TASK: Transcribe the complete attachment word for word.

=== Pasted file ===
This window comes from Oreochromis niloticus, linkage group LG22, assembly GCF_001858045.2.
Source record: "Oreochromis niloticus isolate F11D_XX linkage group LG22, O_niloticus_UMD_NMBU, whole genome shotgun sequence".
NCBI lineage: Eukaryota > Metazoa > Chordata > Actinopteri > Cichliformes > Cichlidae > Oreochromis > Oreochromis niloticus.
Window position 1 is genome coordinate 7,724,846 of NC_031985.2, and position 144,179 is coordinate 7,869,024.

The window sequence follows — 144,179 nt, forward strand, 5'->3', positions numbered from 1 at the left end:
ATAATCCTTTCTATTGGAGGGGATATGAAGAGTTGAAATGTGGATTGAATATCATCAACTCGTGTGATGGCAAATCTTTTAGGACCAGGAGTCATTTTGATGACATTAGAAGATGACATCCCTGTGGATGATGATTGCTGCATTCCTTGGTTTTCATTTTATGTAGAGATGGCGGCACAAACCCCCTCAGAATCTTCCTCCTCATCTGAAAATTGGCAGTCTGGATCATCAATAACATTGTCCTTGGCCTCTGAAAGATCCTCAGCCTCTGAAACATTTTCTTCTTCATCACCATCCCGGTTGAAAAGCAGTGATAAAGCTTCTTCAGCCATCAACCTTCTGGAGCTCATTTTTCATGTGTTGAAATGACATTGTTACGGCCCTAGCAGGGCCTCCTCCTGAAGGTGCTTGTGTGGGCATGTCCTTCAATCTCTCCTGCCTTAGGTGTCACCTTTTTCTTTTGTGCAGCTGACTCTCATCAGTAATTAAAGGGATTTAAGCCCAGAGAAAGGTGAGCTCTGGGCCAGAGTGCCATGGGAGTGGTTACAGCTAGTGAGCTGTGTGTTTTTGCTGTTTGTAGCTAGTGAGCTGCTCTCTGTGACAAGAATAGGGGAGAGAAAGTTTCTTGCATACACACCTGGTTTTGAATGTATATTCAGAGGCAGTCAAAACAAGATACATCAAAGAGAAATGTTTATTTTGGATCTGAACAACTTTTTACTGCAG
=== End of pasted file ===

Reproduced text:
This window comes from Oreochromis niloticus, linkage group LG22, assembly GCF_001858045.2.
Source record: "Oreochromis niloticus isolate F11D_XX linkage group LG22, O_niloticus_UMD_NMBU, whole genome shotgun sequence".
NCBI lineage: Eukaryota > Metazoa > Chordata > Actinopteri > Cichliformes > Cichlidae > Oreochromis > Oreochromis niloticus.
Window position 1 is genome coordinate 7,724,846 of NC_031985.2, and position 144,179 is coordinate 7,869,024.

The window sequence follows — 144,179 nt, forward strand, 5'->3', positions numbered from 1 at the left end:
ATAATCCTTTCTATTGGAGGGGATATGAAGAGTTGAAATGTGGATTGAATATCATCAACTCGTGTGATGGCAAATCTTTTAGGACCAGGAGTCATTTTGATGACATTAGAAGATGACATCCCTGTGGATGATGATTGCTGCATTCCTTGGTTTTCATTTTATGTAGAGATGGCGGCACAAACCCCCTCAGAATCTTCCTCCTCATCTGAAAATTGGCAGTCTGGATCATCAATAACATTGTCCTTGGCCTCTGAAAGATCCTCAGCCTCTGAAACATTTTCTTCTTCATCACCATCCCGGTTGAAAAGCAGTGATAAAGCTTCTTCAGCCATCAACCTTCTGGAGCTCATTTTTCATGTGTTGAAATGACATTGTTACGGCCCTAGCAGGGCCTCCTCCTGAAGGTGCTTGTGTGGGCATGTCCTTCAATCTCTCCTGCCTTAGGTGTCACCTTTTTCTTTTGTGCAGCTGACTCTCATCAGTAATTAAAGGGATTTAAGCCCAGAGAAAGGTGAGCTCTGGGCCAGAGTGCCATGGGAGTGGTTACAGCTAGTGAGCTGTGTGTTTTTGCTGTTTGTAGCTAGTGAGCTGCTCTCTGTGACAAGAATAGGGGAGAGAAAGTTTCTTGCATACACACCTGGTTTTGAATGTATATTCAGAGGCAGTCAAAACAAGATACATCAAAGAGAAATGTTTATTTTGGATCTGAACAACTTTTTACTGCAG